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I'c hkeepste, N. Y.
Ai ust 24, 1835.
Editor, ,m Time:" '
The At., uiy Packing Company
few months ago sent out circular
letter Baying: "Dont blame your
butcher." , ' -Unfortunately
some do blame the
butcher for the high price of beef
and pork. It U fooUah and unjust,
to be sure, but we are in w naw
of Acting foolishly and unjustly.
Some blame the President saying
that his reduction program Is re
sponsible for the scarcity and the
scarcity is responsible for the high
' Some blame i Wilson, Armour,
Tempoiary grazing crops, s6wn
this fa!!, w; 1 provide cattle with
good ecnomlcal feed next spring at
time when' the permanent pas
ture Is not in condition for graz
On many farms over the State,
the supply of silage and hay gets
low in March, with the result that
cows are turned Into the perma
nent pasture around April 1.
At this season the grass is short.
watery, and low in nutritional va
lue, said John - A. Arey, extension
Swift, and other packers, I am not dairy specialist at State College.
: sure that they deserve the blame,
if indeed there; is any blame any-
? where. '
,'!; A few years ago the coal miners
struck for an increase in their pay.
They demanded that they be paid
: ten cents more the ton for digging
coal out of the earth. The thrifty
operators got busy and threatened
to put up the price of coal one dol
lar on the ton to meet the increas-
. ed cost of production.
The sod is also wet from winter
rains and is easily cut by the hoofs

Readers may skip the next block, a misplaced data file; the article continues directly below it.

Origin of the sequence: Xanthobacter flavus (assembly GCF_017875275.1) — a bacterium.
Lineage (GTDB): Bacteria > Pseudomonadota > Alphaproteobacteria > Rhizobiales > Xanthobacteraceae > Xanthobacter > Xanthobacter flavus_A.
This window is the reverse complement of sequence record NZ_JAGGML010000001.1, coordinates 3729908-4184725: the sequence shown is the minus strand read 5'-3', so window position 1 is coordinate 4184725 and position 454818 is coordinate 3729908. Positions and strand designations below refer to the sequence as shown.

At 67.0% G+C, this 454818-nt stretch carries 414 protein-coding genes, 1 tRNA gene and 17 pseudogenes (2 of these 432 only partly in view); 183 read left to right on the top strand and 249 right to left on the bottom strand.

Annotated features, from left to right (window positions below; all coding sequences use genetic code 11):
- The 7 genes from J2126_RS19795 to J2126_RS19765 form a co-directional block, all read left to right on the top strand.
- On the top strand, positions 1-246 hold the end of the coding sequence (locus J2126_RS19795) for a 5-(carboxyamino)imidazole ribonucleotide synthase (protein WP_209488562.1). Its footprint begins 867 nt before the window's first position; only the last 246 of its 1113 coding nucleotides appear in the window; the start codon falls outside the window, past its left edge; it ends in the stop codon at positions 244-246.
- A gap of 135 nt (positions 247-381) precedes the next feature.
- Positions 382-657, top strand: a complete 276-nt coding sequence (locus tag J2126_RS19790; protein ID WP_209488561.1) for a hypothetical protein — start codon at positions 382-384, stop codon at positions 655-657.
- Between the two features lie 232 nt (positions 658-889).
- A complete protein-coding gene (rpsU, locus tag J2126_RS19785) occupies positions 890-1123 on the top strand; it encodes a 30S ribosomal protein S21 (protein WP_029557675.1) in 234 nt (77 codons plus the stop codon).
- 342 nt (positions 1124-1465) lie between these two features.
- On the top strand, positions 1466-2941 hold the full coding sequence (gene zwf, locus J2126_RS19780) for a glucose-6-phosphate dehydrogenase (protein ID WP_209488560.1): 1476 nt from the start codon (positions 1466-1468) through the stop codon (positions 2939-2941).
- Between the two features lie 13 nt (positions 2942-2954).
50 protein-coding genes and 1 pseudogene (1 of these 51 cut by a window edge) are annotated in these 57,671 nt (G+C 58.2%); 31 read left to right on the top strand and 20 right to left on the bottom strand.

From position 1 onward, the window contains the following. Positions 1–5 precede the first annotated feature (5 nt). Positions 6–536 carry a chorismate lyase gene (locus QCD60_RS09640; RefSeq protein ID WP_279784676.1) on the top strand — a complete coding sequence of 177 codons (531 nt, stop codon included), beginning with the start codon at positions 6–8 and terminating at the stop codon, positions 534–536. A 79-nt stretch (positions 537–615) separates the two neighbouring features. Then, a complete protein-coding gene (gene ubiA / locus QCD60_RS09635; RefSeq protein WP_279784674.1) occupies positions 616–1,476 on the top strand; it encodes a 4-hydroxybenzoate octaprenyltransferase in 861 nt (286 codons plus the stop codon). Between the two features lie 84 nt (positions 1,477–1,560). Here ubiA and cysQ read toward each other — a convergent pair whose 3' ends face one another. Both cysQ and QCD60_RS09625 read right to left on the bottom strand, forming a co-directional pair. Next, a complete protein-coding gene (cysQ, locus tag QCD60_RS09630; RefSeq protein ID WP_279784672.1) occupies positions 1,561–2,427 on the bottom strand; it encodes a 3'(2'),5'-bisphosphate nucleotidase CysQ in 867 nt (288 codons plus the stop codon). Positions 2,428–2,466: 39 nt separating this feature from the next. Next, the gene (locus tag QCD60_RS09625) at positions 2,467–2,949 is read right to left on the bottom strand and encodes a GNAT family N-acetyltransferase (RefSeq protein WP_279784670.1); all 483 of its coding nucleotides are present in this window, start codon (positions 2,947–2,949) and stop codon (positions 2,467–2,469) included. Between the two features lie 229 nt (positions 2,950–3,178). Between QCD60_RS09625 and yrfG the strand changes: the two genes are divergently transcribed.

. For this reason,; Arey ' pointed
out, cows should be "kept off the
permanent : pasture until it has
made ja good growth and the sod
has become firm. Hence, the need
for temporary grazing crops or an
adequate supply of aiiage.
- On farms where the soil is most
ly clay, he added, the fields are
The Spirit of Greed is to blame, easily damaged by early grazing
for many iniquities in our business I and silage should be fed the cattle
life. Let us declare war upon this) until the sod la firm and the per-
enemy, the Spirit of Greed. :
' John T. Fltxgeral J
mc: si i .
After i i
tcgo'L.-r, 3 ,j.
room where tLe L.
delicious ice cream
. v. I
The Womans Auxiliary met at
3:30 o'clock at the Presfcvterian
church Monday P. M., August 28.
Scripture Reading, Acts 10:8-15 by
Mrs. J, D. Mallard. Program "tat
tle Journeys Throuirh Svnodical
ana irescyterial Mission Fields.
Mrs. s. K. Turner was leader. Oth
era taking part were. Mesdamea
Cnas. Hearn, J. C. McMillan, Henry
Wells, pavid Wells, C. V. Holland
and E. J. Wells. Missions in the
mountains, "Does it Pav" bv Mrs.
j. ju. weiis.
Friends of Mrs. R. D. Usher are
glad to know she is improving.
Week end guests of Mr. and Mrs.
Joe Rivenbark were Miss "Kitty"
Mumford, Mrs. Earl WUHama and
ner iwo cmiaren of Wilmington,
Mr. and Mrs. J. G. Merritt, Wil
mington spent the week end, with
Mrs. Merritt' parents. Mr. and
Mrs. N. D. Potter.
Sallie Margaret Wells entertain
ed a few of her friends at the home
t manent pasture grasses are more
I mature. ..'' i i hicuuo i uic uuiua
ibnwzi rye and barley sown at the.of grandmothers Friday even-
z pntA nf fmir tumhola fn thk nors .tag, August 23rd. ' . - 1
. - jur. ana Airs. James para and
' . v
AFuULine of ;
' , '
V A 1 W. & NUNN .
- Kinston, N. C.
For an early grazing crop, Ar
grazing crop, Araw " " ' "" r- "nu
said there are several seed mlL-t'!Lu"lre"' J"t"aca Baran rage and
turea that are good. Ho recommend
ea a nail ana nan mixture or a
By adding 10 pounds of crimson
clover seed to each acre, he con
tinued,' the quality of this grazing
will be improved a great deal.
- Seeding should be done about the
middle of September on fertile soil